The duo has begun to make a name for themselves with commanding live performances, including sets at Lowlands and The Great Escape Festivals and from what I understand the act will be announcing a series of headlining UK live shows to coincide with the release of more new material.

Live Footage: JOVM Mainstays Tame Impala Perform “Borderline” at Coachella

I’ve written quite a bit about the Perth, Australia-born and-based singer/songwriter, multi-instrumentalist, producer and JOVM mainstay Kevin Parker and his acclaimed solo recording project Tame Impala over the past few years. And as you may recall, his third album, 2015’s Currents was a commercial and critical breakthrough as it was a Grammy-nominated, RIAA Gold-Certified effort that reflected a decided change in songwriting and approach that resulted in some of the most emotionally direct lyrics of his growing catalog paired with a more nuanced, textured sound that drew from psych rock, psych pop, synth pop, prog rock and R&B.

Patience,” which was released last month, was the first bit of new, solo material from Parker in several years, and while being a decidedly upbeat banger that seamlessly bridged 90s house and 70s funk, thematically the track was a thoughtful meditation on the cycles and phases of life. “Borderline,” Parker’s latest single is a blissed out, shimmering, mid-tempo track centered around arpeggiated synths, Parker’s imitable, plaintive falsetto and a soaring hook. And while showcasing the flourishes of the house music-inspired instrumentation of its predecessor, the track should serve as a reminder that Parker has a deep collection of hook-driven bangers.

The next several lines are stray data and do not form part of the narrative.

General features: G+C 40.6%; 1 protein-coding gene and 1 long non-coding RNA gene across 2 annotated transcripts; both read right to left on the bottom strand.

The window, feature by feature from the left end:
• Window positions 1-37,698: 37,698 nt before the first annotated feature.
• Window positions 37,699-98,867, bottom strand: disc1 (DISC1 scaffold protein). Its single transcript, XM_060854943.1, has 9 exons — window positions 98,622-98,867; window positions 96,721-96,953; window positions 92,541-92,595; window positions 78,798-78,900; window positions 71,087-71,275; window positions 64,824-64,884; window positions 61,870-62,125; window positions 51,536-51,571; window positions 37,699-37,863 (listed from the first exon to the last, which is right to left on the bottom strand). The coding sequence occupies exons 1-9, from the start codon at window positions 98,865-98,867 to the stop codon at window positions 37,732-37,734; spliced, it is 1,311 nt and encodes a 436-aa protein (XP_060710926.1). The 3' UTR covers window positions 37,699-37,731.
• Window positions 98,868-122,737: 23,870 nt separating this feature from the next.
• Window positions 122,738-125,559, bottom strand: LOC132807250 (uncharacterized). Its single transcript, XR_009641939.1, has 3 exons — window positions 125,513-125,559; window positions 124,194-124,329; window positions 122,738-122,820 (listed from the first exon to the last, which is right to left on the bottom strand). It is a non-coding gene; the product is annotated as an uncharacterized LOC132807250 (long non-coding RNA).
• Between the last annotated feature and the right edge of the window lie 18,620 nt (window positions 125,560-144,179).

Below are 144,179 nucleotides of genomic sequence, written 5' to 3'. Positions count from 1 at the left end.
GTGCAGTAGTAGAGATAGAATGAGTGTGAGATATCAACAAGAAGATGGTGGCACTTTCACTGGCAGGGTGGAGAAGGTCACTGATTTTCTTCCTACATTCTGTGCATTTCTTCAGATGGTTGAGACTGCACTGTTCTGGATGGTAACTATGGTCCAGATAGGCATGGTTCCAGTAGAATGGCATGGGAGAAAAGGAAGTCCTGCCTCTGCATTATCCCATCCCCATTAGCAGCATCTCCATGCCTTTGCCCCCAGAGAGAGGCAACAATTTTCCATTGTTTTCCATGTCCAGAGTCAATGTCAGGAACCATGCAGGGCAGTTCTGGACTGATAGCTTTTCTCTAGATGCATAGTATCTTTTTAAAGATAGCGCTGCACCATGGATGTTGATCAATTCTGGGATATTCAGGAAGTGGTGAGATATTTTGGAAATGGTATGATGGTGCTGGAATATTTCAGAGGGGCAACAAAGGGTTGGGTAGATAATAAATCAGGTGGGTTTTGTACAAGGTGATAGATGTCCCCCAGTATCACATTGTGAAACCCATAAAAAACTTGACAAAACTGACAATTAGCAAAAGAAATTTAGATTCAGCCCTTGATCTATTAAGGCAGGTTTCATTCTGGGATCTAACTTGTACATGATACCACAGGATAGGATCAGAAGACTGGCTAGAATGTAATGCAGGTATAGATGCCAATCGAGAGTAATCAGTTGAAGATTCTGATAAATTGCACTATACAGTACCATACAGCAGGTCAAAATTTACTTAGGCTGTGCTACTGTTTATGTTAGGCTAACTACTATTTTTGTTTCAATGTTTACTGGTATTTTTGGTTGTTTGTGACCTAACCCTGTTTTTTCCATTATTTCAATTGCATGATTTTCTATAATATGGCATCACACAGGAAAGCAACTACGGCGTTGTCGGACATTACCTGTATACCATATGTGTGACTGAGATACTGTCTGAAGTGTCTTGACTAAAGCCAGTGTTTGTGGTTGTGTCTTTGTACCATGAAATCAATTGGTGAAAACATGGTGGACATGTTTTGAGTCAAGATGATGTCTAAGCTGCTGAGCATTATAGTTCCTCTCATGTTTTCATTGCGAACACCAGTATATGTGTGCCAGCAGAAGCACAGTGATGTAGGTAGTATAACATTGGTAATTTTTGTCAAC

Parker and his backing band will be making appearances across the international festival circuit that will include stops at Coachella FestivalShaky Knees FestivalCorona Capital Festival, Boston CallingPrimavera Sound Festival, Glastonbury FestivalLollapalooza with more dates to come. Coachella recently released live footage of Tame Impala’s headlining set last week, and it included footage of “Borderline.” Check it out, and then check out the tour dates below.

Comprised of Nick Wisdom and AstroLogical, the Vancouver, British Columbia, Canada-based hip-hop and electro pop production duo Potatohead People can trace their origins to when they first met in a high school, community baseball league in high school and bonded over their mutual love of J. Dilla and Madlib. In 2008 Wisdom and AstroLogicla began working together in the hip-hop collective Elekwent Folk; but soon after, the duo formed Potatohead People and began focusing on creating forward-thinking instrumental music.